Terrorism returned to the streets of London on 7 July 2005, when 52 people and four terrorists died in a series of four attacks on the transportation system. Another equally spectacular event outside the Tiger Tiger club in Haymarket, which at the time was full of 1,700 revellers, was only prevented by the incompetence of the attackers.
With terrorism on the increase in the international security arena since then and the latest Home Office figures showing a 21% increase in arrests of people for terrorism-related offences in 2012 over the figures derived for 2011, the emergency services have to be constantly prepared for another attempt to bring carnage to the streets of London.
Exercises are one way in which the members of the emergency services can maintain their skill levels in how to react to such an attack. In formulating the scenarios for these events insights gained from recent events overseas, such as the barbaric attack on the Westgate shopping mall in Nairobi, are invaluable.
Coping with disaster
When a man-made disaster of this scale strikes the emergency services can rapidly become overloaded. On 7 July 2005, the London Ambulance Service deployed 101 ambulances, 25 Fast Response Units and a total of 31 officers to what were scenes of utter chaos.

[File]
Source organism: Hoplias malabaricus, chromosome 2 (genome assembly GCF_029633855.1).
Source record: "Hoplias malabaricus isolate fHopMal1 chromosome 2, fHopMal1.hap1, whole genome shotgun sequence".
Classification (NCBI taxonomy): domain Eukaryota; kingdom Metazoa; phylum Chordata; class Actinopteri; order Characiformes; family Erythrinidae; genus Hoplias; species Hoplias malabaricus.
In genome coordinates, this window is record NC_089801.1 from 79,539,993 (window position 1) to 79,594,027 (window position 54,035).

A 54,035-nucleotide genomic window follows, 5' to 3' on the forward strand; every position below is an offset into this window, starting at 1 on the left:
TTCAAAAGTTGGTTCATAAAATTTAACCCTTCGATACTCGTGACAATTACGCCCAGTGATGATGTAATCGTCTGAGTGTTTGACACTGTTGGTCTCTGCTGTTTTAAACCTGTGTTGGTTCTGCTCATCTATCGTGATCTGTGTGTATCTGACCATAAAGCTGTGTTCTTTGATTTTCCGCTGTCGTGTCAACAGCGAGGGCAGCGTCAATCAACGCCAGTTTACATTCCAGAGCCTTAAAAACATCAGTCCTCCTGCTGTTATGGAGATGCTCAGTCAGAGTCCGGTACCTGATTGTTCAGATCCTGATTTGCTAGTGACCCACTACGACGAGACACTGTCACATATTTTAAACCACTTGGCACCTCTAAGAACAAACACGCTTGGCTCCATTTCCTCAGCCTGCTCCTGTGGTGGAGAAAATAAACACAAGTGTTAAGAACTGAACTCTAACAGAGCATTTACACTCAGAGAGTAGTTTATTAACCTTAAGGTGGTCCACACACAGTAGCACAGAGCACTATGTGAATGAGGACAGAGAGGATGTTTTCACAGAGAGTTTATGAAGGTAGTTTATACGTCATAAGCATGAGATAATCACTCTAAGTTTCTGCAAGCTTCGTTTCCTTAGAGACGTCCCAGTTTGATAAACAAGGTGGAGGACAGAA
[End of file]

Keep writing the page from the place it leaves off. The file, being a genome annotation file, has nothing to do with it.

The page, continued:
In the various enquiries that were held after the bombings the London Ambulance Service came under some criticism for the speed of its response. Questions were raised as to whether or not some of those that died could have been saved if the communications systems used at the time had operated more effectively.
Those suspicions were unequivocally rejected by the Coroner Lady Justice Hallett when she published the results of her investigations into the overall response of the emergency services.
The doubts that were raised are understandable. As a result of dramatic improvements in initial treatment of critically injured military casualties in places such as Iraq and Afghanistan, it was obvious that questions would be raised over the possible survival of those closest to the epicentres of the blasts.
For the emergency services one of the crucial problems they faced that day was simply getting to the attack sites. The initial situational assessment in the crucial moments when patient’s lives might have been saved was understandably confused.
At the time, with the Airwave TETRA two-way radio network still several years away, the communications systems did come under pressure with first responders unable to communicate when they went forward into the tunnels to help survivors.
Since that dreadful day the Airwave system has been introduced and it has clearly improved the ability of the various elements of the emergency services to communicate. But its’ TETRA-based technologies are rapidly becoming dated. New networking technologies offer a range of advanced capabilities and increased bandwidth.